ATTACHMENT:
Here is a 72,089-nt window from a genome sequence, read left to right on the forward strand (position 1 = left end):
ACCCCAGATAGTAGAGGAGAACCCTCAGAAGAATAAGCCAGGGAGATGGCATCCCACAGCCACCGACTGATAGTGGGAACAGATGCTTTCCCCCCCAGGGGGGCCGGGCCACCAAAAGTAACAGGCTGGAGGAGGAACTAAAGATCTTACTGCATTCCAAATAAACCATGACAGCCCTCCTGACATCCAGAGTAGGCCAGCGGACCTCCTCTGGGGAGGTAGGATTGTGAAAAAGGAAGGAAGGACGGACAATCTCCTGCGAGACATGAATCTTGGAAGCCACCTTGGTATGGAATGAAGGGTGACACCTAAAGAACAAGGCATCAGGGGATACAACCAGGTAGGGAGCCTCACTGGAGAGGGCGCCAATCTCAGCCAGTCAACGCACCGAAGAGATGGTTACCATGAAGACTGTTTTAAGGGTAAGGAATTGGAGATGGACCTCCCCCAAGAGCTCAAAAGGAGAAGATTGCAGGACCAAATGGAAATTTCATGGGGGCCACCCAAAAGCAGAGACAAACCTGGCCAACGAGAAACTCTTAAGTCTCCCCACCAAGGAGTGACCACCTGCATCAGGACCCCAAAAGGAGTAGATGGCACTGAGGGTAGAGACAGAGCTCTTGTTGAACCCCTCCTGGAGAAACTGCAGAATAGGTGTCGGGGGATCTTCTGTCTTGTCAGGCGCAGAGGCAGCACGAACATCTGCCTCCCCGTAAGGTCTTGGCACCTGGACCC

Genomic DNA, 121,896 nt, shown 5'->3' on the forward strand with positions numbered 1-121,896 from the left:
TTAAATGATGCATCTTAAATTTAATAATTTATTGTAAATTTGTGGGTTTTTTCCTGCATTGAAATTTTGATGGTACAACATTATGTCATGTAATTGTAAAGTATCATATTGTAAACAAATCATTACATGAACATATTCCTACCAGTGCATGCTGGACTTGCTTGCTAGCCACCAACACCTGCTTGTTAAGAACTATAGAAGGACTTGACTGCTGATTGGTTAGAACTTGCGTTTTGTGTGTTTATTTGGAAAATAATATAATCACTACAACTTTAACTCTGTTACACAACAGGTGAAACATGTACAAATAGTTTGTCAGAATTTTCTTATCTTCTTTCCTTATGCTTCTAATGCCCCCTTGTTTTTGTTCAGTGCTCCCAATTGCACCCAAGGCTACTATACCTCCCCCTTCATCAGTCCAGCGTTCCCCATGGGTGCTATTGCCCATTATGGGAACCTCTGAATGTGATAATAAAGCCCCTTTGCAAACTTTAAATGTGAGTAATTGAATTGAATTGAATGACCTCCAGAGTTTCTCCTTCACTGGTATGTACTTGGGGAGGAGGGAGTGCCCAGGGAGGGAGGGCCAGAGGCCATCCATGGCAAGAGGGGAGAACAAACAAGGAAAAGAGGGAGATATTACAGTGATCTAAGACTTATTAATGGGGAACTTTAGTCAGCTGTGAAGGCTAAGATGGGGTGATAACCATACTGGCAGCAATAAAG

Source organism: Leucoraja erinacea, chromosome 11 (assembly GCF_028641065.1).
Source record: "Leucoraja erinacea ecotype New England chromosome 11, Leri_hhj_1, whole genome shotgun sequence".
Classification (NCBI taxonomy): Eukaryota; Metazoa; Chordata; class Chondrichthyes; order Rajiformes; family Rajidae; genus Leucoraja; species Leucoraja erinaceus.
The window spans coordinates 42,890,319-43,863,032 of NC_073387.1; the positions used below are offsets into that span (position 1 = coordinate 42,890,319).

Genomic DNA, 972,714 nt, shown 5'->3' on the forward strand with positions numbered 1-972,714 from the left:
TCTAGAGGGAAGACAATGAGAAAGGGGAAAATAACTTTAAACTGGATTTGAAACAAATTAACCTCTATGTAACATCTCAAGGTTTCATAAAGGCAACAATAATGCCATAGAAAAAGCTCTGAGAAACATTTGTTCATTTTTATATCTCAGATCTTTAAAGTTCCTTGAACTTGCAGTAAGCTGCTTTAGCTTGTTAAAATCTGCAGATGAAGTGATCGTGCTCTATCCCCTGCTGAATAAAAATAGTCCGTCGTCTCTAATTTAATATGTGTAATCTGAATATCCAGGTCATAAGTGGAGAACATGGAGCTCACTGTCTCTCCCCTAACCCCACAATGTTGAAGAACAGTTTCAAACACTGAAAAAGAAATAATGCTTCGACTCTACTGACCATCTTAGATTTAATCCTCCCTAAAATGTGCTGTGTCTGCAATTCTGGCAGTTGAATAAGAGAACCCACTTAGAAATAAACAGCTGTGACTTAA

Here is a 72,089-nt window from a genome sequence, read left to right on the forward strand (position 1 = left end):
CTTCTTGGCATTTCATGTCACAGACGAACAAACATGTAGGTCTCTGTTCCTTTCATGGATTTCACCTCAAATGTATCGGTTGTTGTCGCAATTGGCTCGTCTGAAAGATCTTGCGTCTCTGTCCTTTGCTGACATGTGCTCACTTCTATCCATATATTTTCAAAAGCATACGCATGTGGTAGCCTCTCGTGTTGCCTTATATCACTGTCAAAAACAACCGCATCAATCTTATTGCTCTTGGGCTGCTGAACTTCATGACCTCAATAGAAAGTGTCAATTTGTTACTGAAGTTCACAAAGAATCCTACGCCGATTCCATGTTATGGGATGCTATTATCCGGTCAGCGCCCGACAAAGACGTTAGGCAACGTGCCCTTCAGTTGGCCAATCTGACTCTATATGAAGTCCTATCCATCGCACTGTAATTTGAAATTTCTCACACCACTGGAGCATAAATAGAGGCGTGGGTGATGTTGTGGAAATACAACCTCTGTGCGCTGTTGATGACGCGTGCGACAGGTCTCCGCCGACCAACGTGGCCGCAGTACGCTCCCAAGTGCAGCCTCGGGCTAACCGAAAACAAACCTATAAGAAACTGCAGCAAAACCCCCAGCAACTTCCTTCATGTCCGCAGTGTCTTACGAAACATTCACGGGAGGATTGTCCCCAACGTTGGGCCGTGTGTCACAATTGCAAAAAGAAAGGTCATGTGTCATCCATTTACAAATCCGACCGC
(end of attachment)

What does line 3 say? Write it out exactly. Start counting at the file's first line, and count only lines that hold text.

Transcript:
Genomic DNA, 121,896 nt, shown 5'->3' on the forward strand with positions numbered 1-121,896 from the left: